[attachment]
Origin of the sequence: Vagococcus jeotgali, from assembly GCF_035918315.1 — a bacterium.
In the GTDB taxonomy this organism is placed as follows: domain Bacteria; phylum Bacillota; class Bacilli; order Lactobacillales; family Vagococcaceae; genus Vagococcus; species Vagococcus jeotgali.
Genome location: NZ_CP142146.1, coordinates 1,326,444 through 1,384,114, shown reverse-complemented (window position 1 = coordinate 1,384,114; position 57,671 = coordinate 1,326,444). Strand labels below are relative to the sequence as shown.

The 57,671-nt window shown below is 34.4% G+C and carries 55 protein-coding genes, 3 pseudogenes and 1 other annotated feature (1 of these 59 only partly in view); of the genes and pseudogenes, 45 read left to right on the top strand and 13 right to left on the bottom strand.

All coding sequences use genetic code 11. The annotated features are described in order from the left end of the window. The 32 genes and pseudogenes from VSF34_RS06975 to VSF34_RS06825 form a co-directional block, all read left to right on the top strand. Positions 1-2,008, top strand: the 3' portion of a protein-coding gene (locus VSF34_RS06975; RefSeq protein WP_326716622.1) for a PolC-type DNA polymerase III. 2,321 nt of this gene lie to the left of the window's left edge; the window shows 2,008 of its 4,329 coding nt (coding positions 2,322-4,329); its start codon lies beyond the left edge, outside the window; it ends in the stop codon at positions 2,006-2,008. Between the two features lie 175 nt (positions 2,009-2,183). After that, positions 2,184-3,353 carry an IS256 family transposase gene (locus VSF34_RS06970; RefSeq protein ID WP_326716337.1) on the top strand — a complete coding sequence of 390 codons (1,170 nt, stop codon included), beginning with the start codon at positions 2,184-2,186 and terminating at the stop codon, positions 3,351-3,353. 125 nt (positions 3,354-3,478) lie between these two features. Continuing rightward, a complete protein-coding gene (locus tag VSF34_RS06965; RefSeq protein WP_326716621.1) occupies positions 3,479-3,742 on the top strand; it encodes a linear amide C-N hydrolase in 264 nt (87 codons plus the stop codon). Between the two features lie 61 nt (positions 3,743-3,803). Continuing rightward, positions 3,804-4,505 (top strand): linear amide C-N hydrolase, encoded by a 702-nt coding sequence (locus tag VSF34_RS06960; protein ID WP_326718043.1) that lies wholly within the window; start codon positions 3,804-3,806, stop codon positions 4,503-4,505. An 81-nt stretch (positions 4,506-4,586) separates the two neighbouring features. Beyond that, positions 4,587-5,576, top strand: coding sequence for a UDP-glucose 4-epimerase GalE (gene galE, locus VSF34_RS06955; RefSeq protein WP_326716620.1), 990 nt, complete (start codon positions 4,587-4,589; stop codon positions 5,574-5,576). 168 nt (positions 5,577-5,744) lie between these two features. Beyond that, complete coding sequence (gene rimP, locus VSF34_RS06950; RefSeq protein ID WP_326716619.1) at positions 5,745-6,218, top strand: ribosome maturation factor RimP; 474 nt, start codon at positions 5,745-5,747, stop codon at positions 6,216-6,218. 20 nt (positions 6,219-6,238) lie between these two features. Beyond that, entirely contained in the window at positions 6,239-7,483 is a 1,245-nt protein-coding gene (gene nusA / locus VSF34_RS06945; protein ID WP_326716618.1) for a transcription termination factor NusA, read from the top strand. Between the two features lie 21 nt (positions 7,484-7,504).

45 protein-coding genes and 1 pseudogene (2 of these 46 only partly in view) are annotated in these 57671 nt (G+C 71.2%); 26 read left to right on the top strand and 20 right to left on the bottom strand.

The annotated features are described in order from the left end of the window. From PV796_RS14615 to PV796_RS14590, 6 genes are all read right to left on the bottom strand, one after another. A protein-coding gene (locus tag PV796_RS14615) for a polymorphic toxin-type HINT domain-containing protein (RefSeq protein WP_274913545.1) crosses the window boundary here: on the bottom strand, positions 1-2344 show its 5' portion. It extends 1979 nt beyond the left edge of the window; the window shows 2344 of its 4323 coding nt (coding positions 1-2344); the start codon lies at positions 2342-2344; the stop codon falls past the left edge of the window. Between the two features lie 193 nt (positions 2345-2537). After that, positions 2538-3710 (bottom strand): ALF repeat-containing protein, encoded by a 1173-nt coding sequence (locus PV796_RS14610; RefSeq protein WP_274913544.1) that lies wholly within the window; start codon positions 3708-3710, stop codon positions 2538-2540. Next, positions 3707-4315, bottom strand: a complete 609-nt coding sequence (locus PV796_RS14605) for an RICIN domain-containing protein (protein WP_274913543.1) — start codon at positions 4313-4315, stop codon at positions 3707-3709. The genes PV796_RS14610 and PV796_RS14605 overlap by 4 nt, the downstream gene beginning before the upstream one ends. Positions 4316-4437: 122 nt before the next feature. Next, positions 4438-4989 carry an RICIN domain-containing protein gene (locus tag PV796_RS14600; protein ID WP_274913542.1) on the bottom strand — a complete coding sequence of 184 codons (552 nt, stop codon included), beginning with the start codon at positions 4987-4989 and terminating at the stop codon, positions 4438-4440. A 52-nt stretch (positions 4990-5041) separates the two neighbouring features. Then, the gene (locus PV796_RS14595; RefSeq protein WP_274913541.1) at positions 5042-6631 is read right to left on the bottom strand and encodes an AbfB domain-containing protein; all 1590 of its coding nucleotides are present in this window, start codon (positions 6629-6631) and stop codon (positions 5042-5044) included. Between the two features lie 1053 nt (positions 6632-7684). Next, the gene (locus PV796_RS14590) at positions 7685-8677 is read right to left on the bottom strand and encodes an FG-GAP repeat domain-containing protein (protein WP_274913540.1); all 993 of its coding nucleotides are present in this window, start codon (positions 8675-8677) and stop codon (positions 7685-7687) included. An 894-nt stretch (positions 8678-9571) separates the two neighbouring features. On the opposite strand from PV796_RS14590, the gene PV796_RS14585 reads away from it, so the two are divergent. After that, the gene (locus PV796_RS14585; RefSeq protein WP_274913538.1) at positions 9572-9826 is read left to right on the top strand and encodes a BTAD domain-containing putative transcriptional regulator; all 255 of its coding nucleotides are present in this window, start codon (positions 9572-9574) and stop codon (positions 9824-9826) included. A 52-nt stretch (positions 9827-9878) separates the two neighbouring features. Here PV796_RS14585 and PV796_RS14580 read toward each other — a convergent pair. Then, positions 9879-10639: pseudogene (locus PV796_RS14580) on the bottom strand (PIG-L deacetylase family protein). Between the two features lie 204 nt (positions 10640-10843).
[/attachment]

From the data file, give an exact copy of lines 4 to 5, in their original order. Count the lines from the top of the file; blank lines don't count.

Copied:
The 57,671-nt window shown below is 34.4% G+C and carries 55 protein-coding genes, 3 pseudogenes and 1 other annotated feature (1 of these 59 only partly in view); of the genes and pseudogenes, 45 read left to right on the top strand and 13 right to left on the bottom strand.

All coding sequences use genetic code 11. The annotated features are described in order from the left end of the window. The 32 genes and pseudogenes from VSF34_RS06975 to VSF34_RS06825 form a co-directional block, all read left to right on the top strand. Positions 1-2,008, top strand: the 3' portion of a protein-coding gene (locus VSF34_RS06975; RefSeq protein WP_326716622.1) for a PolC-type DNA polymerase III. 2,321 nt of this gene lie to the left of the window's left edge; the window shows 2,008 of its 4,329 coding nt (coding positions 2,322-4,329); its start codon lies beyond the left edge, outside the window; it ends in the stop codon at positions 2,006-2,008. Between the two features lie 175 nt (positions 2,009-2,183). After that, positions 2,184-3,353 carry an IS256 family transposase gene (locus VSF34_RS06970; RefSeq protein ID WP_326716337.1) on the top strand — a complete coding sequence of 390 codons (1,170 nt, stop codon included), beginning with the start codon at positions 2,184-2,186 and terminating at the stop codon, positions 3,351-3,353. 125 nt (positions 3,354-3,478) lie between these two features. Continuing rightward, a complete protein-coding gene (locus tag VSF34_RS06965; RefSeq protein WP_326716621.1) occupies positions 3,479-3,742 on the top strand; it encodes a linear amide C-N hydrolase in 264 nt (87 codons plus the stop codon). Between the two features lie 61 nt (positions 3,743-3,803). Continuing rightward, positions 3,804-4,505 (top strand): linear amide C-N hydrolase, encoded by a 702-nt coding sequence (locus tag VSF34_RS06960; protein ID WP_326718043.1) that lies wholly within the window; start codon positions 3,804-3,806, stop codon positions 4,503-4,505. An 81-nt stretch (positions 4,506-4,586) separates the two neighbouring features. Beyond that, positions 4,587-5,576, top strand: coding sequence for a UDP-glucose 4-epimerase GalE (gene galE, locus VSF34_RS06955; RefSeq protein WP_326716620.1), 990 nt, complete (start codon positions 4,587-4,589; stop codon positions 5,574-5,576). 168 nt (positions 5,577-5,744) lie between these two features. Beyond that, complete coding sequence (gene rimP, locus VSF34_RS06950; RefSeq protein ID WP_326716619.1) at positions 5,745-6,218, top strand: ribosome maturation factor RimP; 474 nt, start codon at positions 5,745-5,747, stop codon at positions 6,216-6,218. 20 nt (positions 6,219-6,238) lie between these two features. Beyond that, entirely contained in the window at positions 6,239-7,483 is a 1,245-nt protein-coding gene (gene nusA / locus VSF34_RS06945; protein ID WP_326716618.1) for a transcription termination factor NusA, read from the top strand. Between the two features lie 21 nt (positions 7,484-7,504).